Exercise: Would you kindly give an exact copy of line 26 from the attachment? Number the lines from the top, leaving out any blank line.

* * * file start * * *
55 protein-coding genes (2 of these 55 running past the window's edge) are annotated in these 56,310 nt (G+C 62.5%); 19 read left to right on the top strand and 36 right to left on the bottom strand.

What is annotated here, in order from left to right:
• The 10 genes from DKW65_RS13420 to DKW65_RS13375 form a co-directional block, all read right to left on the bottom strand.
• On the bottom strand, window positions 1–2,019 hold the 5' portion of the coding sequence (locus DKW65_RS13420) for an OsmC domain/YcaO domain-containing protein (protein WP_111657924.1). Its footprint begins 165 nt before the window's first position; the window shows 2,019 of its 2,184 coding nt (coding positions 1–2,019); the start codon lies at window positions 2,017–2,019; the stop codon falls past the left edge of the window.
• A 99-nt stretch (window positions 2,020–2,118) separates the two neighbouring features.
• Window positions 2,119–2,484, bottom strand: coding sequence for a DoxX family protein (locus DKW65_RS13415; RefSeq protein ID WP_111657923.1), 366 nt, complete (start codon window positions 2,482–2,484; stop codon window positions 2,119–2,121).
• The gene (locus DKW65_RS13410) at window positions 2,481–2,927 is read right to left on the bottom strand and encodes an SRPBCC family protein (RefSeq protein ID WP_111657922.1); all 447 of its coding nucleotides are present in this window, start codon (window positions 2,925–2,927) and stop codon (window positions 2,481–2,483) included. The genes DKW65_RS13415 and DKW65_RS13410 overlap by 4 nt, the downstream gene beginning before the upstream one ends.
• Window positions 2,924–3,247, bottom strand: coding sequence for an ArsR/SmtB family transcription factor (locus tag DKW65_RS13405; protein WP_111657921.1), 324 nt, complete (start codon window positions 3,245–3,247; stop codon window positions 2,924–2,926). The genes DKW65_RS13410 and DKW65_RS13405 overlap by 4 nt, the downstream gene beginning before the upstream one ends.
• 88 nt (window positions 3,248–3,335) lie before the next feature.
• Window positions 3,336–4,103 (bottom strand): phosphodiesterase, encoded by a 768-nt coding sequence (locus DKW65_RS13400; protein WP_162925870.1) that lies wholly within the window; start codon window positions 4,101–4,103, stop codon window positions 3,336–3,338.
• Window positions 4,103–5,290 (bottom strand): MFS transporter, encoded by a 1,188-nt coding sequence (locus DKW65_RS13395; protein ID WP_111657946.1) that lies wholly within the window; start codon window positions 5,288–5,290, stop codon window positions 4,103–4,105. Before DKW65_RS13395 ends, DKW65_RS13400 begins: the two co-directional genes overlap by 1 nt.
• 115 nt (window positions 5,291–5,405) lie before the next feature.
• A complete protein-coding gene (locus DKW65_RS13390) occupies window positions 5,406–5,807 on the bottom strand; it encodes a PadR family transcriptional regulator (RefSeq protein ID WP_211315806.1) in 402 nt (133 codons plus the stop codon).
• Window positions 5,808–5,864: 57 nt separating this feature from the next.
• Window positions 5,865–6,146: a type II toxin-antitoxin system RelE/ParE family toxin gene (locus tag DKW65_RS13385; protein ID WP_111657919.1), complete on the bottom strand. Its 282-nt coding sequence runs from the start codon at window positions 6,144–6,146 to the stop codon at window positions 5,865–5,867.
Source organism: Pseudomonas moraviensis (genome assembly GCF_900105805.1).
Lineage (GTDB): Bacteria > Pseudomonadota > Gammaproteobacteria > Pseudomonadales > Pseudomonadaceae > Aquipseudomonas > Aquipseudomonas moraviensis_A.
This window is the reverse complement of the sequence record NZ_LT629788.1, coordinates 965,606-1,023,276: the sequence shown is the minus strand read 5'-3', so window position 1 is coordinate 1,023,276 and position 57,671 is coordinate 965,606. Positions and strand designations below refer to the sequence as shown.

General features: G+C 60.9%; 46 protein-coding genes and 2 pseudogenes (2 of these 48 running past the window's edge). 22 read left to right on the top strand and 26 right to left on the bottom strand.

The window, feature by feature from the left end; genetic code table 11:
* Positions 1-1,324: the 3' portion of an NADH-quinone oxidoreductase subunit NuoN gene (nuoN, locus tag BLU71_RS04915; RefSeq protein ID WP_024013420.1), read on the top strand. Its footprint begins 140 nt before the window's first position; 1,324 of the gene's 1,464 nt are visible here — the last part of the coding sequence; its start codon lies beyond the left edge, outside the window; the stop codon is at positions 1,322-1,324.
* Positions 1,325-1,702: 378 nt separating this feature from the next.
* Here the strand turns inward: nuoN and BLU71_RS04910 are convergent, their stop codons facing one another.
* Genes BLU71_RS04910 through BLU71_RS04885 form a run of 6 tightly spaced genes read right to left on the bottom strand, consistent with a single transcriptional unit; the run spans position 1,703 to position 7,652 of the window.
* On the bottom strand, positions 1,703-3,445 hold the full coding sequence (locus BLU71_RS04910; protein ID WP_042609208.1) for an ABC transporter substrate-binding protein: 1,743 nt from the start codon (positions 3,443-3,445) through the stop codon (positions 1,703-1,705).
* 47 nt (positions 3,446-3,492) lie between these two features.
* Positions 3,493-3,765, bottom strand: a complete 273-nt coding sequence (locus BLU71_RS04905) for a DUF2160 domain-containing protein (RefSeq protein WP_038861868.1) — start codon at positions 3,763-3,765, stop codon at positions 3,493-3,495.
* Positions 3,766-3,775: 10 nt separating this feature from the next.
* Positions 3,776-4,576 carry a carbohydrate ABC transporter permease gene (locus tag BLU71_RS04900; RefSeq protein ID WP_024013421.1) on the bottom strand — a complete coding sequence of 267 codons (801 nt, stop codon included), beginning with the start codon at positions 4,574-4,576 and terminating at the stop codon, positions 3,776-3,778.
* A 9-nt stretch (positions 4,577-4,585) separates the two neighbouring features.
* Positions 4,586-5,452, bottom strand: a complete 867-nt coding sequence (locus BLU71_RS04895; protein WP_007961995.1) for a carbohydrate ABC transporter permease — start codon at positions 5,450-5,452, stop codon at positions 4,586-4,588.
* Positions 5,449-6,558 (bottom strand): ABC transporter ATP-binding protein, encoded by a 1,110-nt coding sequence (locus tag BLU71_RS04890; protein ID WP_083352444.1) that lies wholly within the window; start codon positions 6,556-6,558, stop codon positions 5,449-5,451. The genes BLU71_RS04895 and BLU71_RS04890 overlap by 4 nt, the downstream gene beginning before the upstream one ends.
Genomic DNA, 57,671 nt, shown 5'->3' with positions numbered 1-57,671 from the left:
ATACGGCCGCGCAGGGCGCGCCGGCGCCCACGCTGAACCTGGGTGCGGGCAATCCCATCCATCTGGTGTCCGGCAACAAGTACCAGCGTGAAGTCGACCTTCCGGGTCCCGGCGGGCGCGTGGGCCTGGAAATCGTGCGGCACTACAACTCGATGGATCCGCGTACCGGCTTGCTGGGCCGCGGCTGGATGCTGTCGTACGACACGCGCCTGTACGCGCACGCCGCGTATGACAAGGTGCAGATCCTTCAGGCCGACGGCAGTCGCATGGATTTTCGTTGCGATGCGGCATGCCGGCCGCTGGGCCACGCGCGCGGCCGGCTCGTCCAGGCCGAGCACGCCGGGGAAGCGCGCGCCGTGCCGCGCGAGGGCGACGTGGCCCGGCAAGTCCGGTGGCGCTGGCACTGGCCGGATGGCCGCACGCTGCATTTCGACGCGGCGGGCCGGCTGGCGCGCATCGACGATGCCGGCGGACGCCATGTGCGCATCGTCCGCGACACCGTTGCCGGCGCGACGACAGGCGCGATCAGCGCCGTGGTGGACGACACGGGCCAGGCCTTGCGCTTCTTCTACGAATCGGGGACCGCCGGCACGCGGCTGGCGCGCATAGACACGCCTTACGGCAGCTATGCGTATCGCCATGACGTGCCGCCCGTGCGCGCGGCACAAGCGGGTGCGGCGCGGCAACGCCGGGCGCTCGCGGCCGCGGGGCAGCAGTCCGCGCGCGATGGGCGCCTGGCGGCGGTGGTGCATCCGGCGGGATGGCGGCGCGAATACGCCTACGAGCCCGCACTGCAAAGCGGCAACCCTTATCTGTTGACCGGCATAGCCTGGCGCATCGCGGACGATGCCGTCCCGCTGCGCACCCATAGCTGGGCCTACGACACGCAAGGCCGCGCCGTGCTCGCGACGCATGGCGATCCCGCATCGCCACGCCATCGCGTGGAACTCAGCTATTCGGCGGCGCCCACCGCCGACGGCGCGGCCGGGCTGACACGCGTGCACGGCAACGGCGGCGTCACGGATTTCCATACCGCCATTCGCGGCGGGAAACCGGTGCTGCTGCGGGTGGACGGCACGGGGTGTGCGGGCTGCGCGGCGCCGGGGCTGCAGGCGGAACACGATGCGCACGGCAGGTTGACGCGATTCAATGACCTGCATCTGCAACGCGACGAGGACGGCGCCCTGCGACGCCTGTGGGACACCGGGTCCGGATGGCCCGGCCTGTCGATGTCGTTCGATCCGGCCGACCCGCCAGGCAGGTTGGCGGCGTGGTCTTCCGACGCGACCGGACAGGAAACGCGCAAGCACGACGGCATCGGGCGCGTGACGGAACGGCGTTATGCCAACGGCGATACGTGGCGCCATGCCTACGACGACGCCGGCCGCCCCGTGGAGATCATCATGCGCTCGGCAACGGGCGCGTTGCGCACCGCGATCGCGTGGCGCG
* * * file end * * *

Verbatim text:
* 47 nt (positions 3,446-3,492) lie between these two features.